Islam’s fourth holiest city covers just a single square kilometre in eastern Ethiopia, a walled citadel with over 80 mosques and 360 labyrinthine alleyways dating back up to a thousand years. The elegant Islamic architecture, colourful robes and ancient markets seemed to have altered little since then. One of Harar’s main draws is the feeding of the hyenas – a nightly ritual which deters the predators from attacking livestock.
Africa’s Great Rift Valley rips a great scar through the middle of Ethiopia, where lakes have bubbled up and forests have sprung from the ground. The warmth and humidity are a welcome break from the harsh highlands, and journeys up and down the valley reveal a variety of cultures and traditions, where life revolves around market days, traditional ceremonies, farming and weaving – all scarcely touched by tourism.
It is possible to see lion, buffalo, hippo and zebra in Ethiopia – but those after a traditional East African safari experience will be disappointed. What Ethiopia does best is uniqueness – and this extends to its fauna. Gelada baboons, Ethiopian wolves, mountain nyalas and even the comical, big-headed mole rat can all be found roaming the isolated highlands – rare, fascinating and totally unique to Ethiopia.
Local musicians and influences from the diaspora have created a strangely seductive blend of African rhythms, Middle Eastern melodies and traditional Ethiopian folk sounds fused with jazz – the krar being the most distinctive instrument. You’ll hear plenty of it on the car radio – but if you can get to a cultural show in Addis, you’ll see the madly energetic dance that accompanies it.
These 11 rock-hewn churches – up to 13m high – were created in the 13th century, and are the closest thing Ethiopia has to a “big” tourist attraction. They were freed entirely from the rock with just hammers and chisels – complete with elaborate windows, columns and roofs. Lalibela remains very much a living cultural site; 1,000 of its 10,000 residents are priests, and the churches are the focal points for ceremonies, vigils and processions.
The jagged peaks and deep gorges of this mist-shrouded national park are home to Ethiopia’s most striking wildlife: gelada baboons, Walia ibex and lammergeyer vultures. Millions of years of erosion has created a jaw-dropping landscape, recognised by UNESCO. Surreal Afro-Alpine cling to the steep slopes, over 3,600m high. Single or multi-day treks with local guides offer an insight into life on the “roof of Africa”.
A trip to the Omo Valley is to discover the Africa of old, of warrior tribes and pastoralists, or body adornments and blood-drinking hunters. But to go beyond the tourist shows, stay in a community tukul in Konso or Dorze, visit the colourful markets of the north, join a frankincense-scented coffee ceremony and trek the highlands with a village guide.
Using a local guide doesn’t just mean someone from Ethiopia; in a country with dozens of languages, cultural traditions, varied religions and local festivals, you really need a new guide in each place you visit. In Lalibela, local guides know the history of the churches by heart, while in the Omo Valley they can chat to the tribes to avoid cultural conflicts and encourage interaction.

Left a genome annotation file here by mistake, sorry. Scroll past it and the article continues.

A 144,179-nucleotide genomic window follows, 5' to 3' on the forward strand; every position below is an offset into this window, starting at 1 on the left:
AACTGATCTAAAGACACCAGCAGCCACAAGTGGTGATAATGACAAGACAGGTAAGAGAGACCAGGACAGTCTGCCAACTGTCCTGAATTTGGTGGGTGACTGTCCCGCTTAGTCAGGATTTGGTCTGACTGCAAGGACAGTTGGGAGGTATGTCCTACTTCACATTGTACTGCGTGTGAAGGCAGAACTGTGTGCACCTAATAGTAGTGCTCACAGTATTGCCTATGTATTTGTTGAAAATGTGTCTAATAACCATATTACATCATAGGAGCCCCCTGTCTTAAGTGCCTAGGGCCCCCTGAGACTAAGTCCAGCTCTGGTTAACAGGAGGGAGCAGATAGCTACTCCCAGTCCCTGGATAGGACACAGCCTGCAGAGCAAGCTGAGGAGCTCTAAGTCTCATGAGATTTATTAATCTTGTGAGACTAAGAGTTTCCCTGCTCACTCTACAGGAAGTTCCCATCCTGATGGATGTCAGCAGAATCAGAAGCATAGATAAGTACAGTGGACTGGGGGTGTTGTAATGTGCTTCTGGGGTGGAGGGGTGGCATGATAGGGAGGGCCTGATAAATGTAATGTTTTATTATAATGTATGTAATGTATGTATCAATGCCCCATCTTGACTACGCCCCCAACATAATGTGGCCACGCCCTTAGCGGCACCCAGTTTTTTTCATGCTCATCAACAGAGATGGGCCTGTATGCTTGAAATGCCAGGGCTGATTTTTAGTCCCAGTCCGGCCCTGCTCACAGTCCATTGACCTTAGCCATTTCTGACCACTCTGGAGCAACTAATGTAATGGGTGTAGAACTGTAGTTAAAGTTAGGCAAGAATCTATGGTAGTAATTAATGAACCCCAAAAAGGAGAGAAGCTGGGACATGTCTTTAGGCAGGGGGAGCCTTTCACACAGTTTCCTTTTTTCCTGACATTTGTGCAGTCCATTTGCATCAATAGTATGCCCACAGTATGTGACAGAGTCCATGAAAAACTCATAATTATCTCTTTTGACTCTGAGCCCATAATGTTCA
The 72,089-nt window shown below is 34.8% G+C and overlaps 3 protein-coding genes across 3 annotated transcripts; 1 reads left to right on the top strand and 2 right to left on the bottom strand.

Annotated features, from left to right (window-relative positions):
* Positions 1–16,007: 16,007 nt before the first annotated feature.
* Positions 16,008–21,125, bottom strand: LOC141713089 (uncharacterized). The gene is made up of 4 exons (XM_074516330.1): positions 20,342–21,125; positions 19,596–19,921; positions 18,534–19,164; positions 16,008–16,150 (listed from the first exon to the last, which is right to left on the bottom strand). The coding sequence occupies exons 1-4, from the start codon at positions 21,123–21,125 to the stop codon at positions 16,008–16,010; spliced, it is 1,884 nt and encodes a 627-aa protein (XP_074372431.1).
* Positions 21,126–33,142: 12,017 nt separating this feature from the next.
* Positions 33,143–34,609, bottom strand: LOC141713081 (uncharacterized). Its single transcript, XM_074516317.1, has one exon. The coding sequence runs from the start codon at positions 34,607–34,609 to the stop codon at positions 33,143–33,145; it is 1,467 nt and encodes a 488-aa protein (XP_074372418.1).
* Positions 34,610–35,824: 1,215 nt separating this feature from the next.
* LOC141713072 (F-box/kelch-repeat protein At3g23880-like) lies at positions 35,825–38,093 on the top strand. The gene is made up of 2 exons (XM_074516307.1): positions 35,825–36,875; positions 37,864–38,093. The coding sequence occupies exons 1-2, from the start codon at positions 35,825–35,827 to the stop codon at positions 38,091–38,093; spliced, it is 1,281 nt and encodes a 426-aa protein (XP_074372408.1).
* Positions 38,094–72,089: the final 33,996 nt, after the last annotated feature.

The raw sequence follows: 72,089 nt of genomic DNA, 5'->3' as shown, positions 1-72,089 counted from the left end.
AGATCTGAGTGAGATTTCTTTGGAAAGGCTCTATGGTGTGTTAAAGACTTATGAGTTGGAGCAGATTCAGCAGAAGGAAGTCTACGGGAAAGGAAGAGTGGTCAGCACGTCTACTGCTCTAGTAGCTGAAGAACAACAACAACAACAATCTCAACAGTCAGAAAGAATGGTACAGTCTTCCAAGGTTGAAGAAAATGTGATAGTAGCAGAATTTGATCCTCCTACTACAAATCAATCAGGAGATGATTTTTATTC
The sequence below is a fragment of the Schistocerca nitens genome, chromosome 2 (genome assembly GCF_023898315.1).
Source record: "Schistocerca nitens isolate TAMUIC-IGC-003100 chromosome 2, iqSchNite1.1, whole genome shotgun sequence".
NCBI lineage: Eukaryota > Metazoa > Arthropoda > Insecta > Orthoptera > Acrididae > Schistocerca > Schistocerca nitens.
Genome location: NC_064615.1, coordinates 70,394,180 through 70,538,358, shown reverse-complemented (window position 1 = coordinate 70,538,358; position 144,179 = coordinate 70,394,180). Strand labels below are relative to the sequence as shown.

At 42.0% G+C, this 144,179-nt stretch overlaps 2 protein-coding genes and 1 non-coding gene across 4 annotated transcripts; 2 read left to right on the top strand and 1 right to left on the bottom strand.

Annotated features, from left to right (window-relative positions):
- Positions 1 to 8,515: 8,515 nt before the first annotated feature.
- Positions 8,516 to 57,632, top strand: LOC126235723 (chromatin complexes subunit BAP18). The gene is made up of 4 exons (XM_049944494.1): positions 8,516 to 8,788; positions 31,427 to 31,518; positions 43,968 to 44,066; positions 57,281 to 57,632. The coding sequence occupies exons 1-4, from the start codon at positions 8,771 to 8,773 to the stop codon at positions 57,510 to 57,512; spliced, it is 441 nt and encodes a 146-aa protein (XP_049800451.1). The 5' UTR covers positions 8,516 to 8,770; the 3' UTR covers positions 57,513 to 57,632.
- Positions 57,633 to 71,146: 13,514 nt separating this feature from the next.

Africa’s highest capital is a largely modern city – but not in a good way. It is filled with blocky, half-finished buildings, chaotic traffic and the sounds of construction. If you’re passing through, though, don’t despair; on arrival, the National Museum provides a fantastic historical introduction to Ethiopia – dating back 3.2 million years, and before departure the Merkato and craft stalls are great places to spend your last birr.
Search for images of the Blue Nile Falls, and you’ll see a stunning, smaller version of cascading greats such as Victoria Falls or Iguazu. So visitors to the falls today may be confused to encounter a muddy trickle. The damming of the river for a hydroelectric plant now cuts off the flow most days; rumour has it that it’s left to flow on weekends, but this doesn’t seem reliable.
1984-85 saw one of the worst famines in Ethiopian history, and news footage shocked the world. But while money raised through initiatives such as Band Aid helped Ethiopians, 30 years on the lingering images – and lyrics – don’t. Ethiopia is huge, most of it is not desert, and “rain and rivers” do, actually, flow across its valleys, hills and forests. Ethiopians would love the rest of the world to finally realise this.
The tribes of the Omo Valley are fascinating, but interacting with the daily tide of visitors is, for them a day job. You can’t expect to stay in a local village or join a local festivity any more than you would in any other country – these people have livestock to tend to and lives to lead, and for the most part, they’d like to keep some aspects of their lives private from camera-wielding tourists.
Amharic is fiendish. “Thank you” is pronounced “ammasay-ge-ne-lo”. If that’s too much to remember, “ishi” – meaning “ok” can also be an informal “thanks”.